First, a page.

Plot: Hepburn plays Terry Randall, a rich girl, who wants to see if she has what it takes to become an actress. She is determined, pragmatic and maybe just a little too entitled. All this doesn't sit too well with the other aspiring actresses at the Footlights Club boardinghouse where Terry lodges. She and her new roommate Jean Maitland (Rogers) develop an amusing love/hate relationship that leads to a lot of comedic moments. The other inhabitants of the boardinghouse are the shrewd Linda Shaw (Gail Patrick), the fragile and tragic Kay Hamilton (Andrea Leeds), and the endearingly goofy Judy Canfield (Lucille Ball). Terry gets a part in a new play, but acting turns out to be harder than she had thought. It takes a real tragedy to make her into an actress.
There is a lot of humor in the film, but there's also a lingering sense of doom over the young women in the house. Like All About Eve, one of my all-time favorite films, Stage Door may be glitzy and glamorous, but underneath all this there are some hard questions - will Terry's success last or will she be forgotten by the next season? Are the other girls going to find their big break or will they have to give up and marry? Will they live out the rest of their lives in obscurity and relative poverty?
One of the things I especially love about this film is that it centers on women, their lives and their goals. Unlike other movies about women that are really about men (yes, I'm looking at you The Women 1939), Stage Door does not try to hammer in the point that a woman's best role is that of wife and mother. In fact, marriage seems to be treated as failure and near tragedy, while men are obstacles, rather than heroic saviors. One of the more prominent male parts in the film is the smarmy producer Anthony Powell (Adolphe Menjou). He is as close as this film gets to a villain. Even though he is rather pompous and silly, his predatory behavior shows clearly what the women have to put up with to succeed in the theatrical world.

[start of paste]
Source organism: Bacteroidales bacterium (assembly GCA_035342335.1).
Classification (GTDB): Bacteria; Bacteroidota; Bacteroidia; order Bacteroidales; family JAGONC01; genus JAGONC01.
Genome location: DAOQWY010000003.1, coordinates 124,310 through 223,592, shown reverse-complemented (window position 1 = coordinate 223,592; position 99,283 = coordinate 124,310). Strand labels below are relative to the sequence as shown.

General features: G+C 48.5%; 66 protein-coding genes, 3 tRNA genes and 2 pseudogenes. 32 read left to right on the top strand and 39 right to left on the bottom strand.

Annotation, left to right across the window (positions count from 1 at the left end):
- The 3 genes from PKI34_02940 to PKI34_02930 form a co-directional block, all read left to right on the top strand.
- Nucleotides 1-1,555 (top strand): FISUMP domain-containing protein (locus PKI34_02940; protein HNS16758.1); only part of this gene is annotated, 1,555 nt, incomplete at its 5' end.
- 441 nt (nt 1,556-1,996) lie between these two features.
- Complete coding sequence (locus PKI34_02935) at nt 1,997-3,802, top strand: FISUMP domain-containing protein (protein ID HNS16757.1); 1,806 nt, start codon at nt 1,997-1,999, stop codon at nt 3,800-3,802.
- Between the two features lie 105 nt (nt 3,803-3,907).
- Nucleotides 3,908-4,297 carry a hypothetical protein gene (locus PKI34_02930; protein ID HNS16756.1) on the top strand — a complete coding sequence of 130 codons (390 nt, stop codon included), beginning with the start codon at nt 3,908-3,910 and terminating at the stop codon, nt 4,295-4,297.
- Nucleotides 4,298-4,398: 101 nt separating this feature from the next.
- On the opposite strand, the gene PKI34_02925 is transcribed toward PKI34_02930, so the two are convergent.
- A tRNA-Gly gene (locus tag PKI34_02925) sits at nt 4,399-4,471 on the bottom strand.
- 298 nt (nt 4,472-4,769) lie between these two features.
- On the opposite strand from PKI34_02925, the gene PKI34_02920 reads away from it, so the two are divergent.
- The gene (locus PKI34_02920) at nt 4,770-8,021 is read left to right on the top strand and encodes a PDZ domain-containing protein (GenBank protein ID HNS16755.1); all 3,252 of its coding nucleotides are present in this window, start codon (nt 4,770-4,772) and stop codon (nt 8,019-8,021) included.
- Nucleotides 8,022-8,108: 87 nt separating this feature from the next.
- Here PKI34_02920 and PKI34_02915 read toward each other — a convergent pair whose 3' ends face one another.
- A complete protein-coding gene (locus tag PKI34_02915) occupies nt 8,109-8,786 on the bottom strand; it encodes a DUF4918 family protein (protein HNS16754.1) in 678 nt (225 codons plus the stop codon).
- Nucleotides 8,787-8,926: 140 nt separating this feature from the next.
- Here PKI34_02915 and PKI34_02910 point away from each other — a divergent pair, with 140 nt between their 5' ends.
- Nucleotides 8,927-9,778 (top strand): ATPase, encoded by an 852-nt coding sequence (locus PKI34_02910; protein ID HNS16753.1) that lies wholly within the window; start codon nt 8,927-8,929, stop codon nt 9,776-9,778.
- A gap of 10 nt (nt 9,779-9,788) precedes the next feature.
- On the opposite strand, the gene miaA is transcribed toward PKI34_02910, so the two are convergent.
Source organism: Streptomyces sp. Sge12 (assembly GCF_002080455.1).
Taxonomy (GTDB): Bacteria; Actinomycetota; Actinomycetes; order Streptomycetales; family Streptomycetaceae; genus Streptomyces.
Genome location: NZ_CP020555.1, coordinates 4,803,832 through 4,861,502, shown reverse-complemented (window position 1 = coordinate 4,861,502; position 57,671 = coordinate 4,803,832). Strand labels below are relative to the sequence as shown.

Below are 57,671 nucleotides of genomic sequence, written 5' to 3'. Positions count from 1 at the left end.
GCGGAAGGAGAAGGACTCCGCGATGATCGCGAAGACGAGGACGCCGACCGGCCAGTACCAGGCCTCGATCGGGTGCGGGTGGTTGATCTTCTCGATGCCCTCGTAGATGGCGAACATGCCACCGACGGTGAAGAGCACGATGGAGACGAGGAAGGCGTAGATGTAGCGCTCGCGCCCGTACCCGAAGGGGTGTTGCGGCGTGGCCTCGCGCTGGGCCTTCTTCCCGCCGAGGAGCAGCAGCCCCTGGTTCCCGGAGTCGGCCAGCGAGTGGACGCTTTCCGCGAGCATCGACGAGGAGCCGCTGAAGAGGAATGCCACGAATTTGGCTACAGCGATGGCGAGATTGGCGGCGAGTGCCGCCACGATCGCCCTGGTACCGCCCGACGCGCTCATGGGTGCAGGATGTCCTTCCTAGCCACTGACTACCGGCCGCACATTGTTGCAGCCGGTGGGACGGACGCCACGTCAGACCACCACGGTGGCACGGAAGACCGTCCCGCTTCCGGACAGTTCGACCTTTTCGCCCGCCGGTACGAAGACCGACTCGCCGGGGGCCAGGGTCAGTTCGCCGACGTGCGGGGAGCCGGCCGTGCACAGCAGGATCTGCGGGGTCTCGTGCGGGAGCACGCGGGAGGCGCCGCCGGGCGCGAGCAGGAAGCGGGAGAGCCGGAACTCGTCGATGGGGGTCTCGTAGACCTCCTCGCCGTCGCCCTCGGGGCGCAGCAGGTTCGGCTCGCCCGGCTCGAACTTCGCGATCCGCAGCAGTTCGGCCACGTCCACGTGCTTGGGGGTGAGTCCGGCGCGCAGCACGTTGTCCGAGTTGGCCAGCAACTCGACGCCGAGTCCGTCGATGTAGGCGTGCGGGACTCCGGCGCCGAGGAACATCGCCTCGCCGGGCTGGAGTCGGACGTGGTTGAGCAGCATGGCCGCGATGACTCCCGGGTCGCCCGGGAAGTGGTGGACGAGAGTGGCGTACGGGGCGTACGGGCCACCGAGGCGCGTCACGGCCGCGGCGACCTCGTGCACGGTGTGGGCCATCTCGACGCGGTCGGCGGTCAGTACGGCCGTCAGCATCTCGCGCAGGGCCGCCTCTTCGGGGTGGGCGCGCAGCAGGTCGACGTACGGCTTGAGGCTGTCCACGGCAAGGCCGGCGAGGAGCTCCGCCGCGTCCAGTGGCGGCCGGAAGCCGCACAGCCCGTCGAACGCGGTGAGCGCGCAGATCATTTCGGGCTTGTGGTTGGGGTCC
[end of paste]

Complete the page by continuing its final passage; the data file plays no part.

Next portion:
Hepburn is delightful as Terry. She bring the dry wit and sophistication that this part really needs. Terry does come off as rather entitled and too posh at times. The scenes where she quarrels with the director and the writer of the play she had been cast in are truly cringe-worthy. But she learns her lesson in the end.
Needless to say, the outfits in the film are wonderful. The costume designer was Muriel King.
Judy's suit is really fun, but Jean, once again, wins me over with the blouse and high waisted skirt with suspenders. Also, ukulele.
Here's a better picture of Terry's lovely dress. It's very no-nonsense, just like her, with just a touch of see-through chiffon to show that she has a soft, vulnerable side, too.
In the end, Stage Door is a wonderful movie that you can watch again and again. The acting is great and the dialogue feels authentic and honest. And it's all about girls doing it on their own.